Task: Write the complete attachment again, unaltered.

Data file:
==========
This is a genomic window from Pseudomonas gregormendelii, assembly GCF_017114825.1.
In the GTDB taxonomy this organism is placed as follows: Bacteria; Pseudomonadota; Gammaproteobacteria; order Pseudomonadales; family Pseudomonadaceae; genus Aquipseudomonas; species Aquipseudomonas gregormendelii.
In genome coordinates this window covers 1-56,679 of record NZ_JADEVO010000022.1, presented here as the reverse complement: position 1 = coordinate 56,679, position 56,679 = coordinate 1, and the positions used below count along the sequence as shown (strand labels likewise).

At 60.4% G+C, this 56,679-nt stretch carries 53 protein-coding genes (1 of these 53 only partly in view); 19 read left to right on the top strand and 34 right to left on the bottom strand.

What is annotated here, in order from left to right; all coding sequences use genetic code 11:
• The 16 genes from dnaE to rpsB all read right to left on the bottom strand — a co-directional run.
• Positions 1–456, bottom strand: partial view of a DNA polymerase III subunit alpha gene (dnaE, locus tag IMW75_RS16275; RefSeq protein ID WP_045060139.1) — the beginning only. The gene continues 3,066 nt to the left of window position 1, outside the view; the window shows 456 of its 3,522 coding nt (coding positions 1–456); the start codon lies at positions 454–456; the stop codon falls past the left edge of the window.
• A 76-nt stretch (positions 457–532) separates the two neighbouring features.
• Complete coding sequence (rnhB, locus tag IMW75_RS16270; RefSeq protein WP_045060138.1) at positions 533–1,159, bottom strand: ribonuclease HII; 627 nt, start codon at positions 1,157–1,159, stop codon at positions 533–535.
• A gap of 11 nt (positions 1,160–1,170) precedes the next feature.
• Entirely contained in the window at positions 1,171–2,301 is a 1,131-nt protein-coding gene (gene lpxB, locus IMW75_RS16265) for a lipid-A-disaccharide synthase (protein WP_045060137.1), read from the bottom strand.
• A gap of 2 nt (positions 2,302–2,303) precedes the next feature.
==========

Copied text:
This is a genomic window from Pseudomonas gregormendelii, assembly GCF_017114825.1.
In the GTDB taxonomy this organism is placed as follows: Bacteria; Pseudomonadota; Gammaproteobacteria; order Pseudomonadales; family Pseudomonadaceae; genus Aquipseudomonas; species Aquipseudomonas gregormendelii.
In genome coordinates this window covers 1-56,679 of record NZ_JADEVO010000022.1, presented here as the reverse complement: position 1 = coordinate 56,679, position 56,679 = coordinate 1, and the positions used below count along the sequence as shown (strand labels likewise).

At 60.4% G+C, this 56,679-nt stretch carries 53 protein-coding genes (1 of these 53 only partly in view); 19 read left to right on the top strand and 34 right to left on the bottom strand.

What is annotated here, in order from left to right; all coding sequences use genetic code 11:
• The 16 genes from dnaE to rpsB all read right to left on the bottom strand — a co-directional run.
• Positions 1–456, bottom strand: partial view of a DNA polymerase III subunit alpha gene (dnaE, locus tag IMW75_RS16275; RefSeq protein ID WP_045060139.1) — the beginning only. The gene continues 3,066 nt to the left of window position 1, outside the view; the window shows 456 of its 3,522 coding nt (coding positions 1–456); the start codon lies at positions 454–456; the stop codon falls past the left edge of the window.
• A 76-nt stretch (positions 457–532) separates the two neighbouring features.
• Complete coding sequence (rnhB, locus tag IMW75_RS16270; RefSeq protein WP_045060138.1) at positions 533–1,159, bottom strand: ribonuclease HII; 627 nt, start codon at positions 1,157–1,159, stop codon at positions 533–535.
• A gap of 11 nt (positions 1,160–1,170) precedes the next feature.
• Entirely contained in the window at positions 1,171–2,301 is a 1,131-nt protein-coding gene (gene lpxB, locus IMW75_RS16265) for a lipid-A-disaccharide synthase (protein WP_045060137.1), read from the bottom strand.
• A gap of 2 nt (positions 2,302–2,303) precedes the next feature.